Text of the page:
to turn, what questions to ask. So how the hell did he pull it off with such aplomb? Maybe teleprompters were involved, but
it’s hard to see how they could have been much help, given that the cameras were circling Mr. Mansbridge from all points
of the compass.
In all the hoop-la about the massive and unprecedented shift in the Canadian political landscape, various leaders were
touted as the heroes of the hour. But the undisputed star of the evening, by my reckoning, was Peter Mansbridge.
The Royal Wedding (TV) April 29, 2011
Since we watch so little tv here at Dilettante’s Diary, a report on our latest sampling of the medium might
be in order. In any case, the Royal Family is probably anxious to hear what we thought of their Big Show.
Frankly, I thought it a trifle inconsiderate of them to hold the event at such an inconvenient hour for me. After all,
I’ve always tried to help out the members of the Royal Family. If ever any of them have needed a hand up, I’ve
always been there for them. So you’d think they’d have taken into consideration the fact that it would have suited
me perfectly if they’d had the wedding around 6 pm their time, which would have made it noon here in Canada. But that
might not have left enough time for the youngsters in the royal crowd to party. Apparently, this event was all about youth
and the future, so the young people’s needs had to take priority.
Which left somebody like me having to get up at 4:30 in the morning. Actually, 5 am would have been good enough, as there
wasn’t much worth watching until then. The show didn’t actually begin, as far as I’m concerned, until Princes
William and Harry set out for the abbey. Early on, I decided to stick with the CBC coverage. The only concomitant irritant
was the stream of viewers’ comments scrolling across the bottom of the screen. A folded sheet of newsprint judiciously
arranged took care of that problem.
My reason for choosing the CBC was primarily that, even though its prestige has been whittled down and devastated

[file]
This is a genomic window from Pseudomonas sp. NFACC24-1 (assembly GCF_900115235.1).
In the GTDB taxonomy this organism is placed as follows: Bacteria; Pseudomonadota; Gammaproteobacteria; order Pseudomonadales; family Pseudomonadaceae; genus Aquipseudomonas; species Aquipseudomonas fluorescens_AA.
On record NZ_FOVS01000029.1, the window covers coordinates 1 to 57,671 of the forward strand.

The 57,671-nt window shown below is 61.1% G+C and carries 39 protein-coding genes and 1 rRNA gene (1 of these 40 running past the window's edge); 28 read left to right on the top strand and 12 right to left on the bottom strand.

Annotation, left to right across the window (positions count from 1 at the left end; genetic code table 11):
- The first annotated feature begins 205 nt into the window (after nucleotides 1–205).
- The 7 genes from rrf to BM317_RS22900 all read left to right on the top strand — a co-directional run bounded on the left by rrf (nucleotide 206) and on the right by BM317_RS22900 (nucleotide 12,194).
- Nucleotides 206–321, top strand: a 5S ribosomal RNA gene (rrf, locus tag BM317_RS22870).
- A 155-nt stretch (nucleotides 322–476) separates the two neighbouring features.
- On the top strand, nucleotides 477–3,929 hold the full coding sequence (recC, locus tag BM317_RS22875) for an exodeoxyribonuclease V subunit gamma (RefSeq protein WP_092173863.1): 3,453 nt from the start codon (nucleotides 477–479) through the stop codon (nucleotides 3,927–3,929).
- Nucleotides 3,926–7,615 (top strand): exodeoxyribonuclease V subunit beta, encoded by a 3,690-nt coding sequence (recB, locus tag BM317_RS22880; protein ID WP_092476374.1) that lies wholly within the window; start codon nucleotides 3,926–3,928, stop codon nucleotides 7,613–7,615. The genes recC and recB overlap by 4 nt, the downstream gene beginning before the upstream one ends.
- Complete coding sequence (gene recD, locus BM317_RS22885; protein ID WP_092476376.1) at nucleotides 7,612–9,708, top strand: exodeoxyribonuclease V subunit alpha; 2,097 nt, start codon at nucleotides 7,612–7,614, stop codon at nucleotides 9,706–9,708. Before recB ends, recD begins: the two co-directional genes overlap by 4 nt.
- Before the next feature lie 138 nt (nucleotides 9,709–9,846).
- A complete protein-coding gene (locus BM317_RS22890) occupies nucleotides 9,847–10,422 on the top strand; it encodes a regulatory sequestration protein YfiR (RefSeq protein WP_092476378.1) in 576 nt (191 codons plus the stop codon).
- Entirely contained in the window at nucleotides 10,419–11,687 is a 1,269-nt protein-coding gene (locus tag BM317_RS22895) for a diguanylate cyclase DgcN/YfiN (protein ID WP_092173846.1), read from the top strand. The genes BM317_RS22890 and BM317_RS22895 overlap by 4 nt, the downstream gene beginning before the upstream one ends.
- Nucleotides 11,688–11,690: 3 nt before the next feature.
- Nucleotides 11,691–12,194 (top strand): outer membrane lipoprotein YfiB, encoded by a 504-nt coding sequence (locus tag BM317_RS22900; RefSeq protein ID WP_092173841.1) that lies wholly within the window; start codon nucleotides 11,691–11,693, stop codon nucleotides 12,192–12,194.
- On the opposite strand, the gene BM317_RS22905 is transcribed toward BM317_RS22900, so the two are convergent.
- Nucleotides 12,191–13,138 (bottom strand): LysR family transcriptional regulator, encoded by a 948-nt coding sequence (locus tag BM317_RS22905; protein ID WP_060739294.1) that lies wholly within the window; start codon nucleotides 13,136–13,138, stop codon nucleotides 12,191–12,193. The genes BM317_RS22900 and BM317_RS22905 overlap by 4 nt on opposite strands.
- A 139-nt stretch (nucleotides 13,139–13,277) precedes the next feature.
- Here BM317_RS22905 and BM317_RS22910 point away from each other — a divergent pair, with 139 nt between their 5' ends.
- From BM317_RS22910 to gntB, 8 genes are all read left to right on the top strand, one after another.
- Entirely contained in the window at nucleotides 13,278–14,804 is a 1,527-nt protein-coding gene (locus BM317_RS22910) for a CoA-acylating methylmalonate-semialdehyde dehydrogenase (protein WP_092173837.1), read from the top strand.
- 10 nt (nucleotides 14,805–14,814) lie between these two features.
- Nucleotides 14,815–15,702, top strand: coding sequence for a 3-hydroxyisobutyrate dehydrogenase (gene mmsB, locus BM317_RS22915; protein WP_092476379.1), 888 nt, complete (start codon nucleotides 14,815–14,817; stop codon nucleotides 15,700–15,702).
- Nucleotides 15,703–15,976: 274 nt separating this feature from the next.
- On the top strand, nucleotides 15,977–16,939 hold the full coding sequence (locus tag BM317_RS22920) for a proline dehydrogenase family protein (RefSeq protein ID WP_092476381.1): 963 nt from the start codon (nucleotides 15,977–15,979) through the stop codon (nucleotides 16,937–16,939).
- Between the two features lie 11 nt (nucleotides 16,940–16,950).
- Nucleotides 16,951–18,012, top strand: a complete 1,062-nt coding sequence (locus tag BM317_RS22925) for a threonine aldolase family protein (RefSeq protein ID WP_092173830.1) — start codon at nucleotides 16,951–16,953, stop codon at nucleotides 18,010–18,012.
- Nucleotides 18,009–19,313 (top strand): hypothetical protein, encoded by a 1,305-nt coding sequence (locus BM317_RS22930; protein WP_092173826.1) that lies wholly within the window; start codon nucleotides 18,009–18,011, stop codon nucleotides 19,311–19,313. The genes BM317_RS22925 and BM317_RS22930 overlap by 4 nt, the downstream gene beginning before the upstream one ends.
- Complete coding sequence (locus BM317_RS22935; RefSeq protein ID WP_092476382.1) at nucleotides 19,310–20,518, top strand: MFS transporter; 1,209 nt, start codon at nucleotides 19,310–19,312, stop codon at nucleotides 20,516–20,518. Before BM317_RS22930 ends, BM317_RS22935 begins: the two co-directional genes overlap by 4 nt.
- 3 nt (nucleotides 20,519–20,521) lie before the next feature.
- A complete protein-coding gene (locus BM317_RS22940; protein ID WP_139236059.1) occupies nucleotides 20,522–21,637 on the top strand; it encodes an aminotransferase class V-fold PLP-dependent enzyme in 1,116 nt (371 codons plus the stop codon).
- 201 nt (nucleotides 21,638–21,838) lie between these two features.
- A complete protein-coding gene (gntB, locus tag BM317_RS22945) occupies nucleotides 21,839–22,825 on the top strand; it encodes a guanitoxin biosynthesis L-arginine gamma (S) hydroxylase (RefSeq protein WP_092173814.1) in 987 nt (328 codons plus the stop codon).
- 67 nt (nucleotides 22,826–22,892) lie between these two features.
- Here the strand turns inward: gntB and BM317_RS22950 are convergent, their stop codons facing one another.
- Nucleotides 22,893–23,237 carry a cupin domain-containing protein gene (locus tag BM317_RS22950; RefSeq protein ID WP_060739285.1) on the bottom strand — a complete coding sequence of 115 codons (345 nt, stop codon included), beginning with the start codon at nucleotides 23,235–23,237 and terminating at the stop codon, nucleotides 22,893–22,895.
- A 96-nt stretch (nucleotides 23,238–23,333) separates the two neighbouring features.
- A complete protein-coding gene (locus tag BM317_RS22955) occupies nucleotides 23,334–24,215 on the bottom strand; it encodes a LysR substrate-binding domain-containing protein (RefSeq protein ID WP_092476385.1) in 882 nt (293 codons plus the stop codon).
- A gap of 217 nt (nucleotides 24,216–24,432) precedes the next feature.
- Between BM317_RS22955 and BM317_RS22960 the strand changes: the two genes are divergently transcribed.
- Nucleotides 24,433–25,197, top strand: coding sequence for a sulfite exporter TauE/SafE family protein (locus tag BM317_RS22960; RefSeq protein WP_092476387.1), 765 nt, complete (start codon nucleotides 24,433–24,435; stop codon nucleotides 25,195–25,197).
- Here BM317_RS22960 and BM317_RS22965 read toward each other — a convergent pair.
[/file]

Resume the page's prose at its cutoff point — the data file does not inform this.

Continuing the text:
almost to the point of disappearing, there still lingers a faint sense that that institution is somehow connected to the noble
traditions of our country and, thence, to the monarchy. And let’s get this out of the way right now – Yes, the
monarchy is a silly and meaningless institution. An ideal world should be totally egalitarian. But our world isn’t.
People who don’t have monarchs have presidents, prime ministers, dictators or whatever, over whom they make a fuss.
Canada – up to this point – has the monarchy. So it’s meaningful to us is in the meaningless way these things
What, then, is the specific purpose of a wedding featuring the monarchy? It's to show us how things can be done
to perfection. If you’re going to put on a wedding and you want everything to be just right – you want it timed
to the minute, you want the outfits to be splendid, the music, the flowers, all of it exceptionally fine – then you
turn to the royals to show you how it should be done. That is what monarchs (presidents, dictators, etc) are for: to give
us a glimpse of a world where things can be excellent, superior, supreme. It’s unreal, of course; human beings never
can achieve any such sublimity, but it’s fun to pretend that there are certain select beings who can.
In that context, then, I think the broadcasters (my understanding is that most of this was being fed to us by the BBC)
made the mistake of cutting short the Queen’s arrival at the abbey. All we got was Her Majesty – a full-blown
yellow rose – stepping out of her Rolls, a few handshakes at the door of the abbey, a filial peck on the cheek from
Prince Charles, a trumpet fanfare as the Queen was about to enter the abbey, then back to shots of Ms. Middleton riding along
and smiling like a Cheshire cat behind the glass of a car window. Why couldn’t we have had the Queen’s procession
up the aisle of the abbey? We’re going to have lots of time in future to watch Ms. Middleton, or rather, the Duchess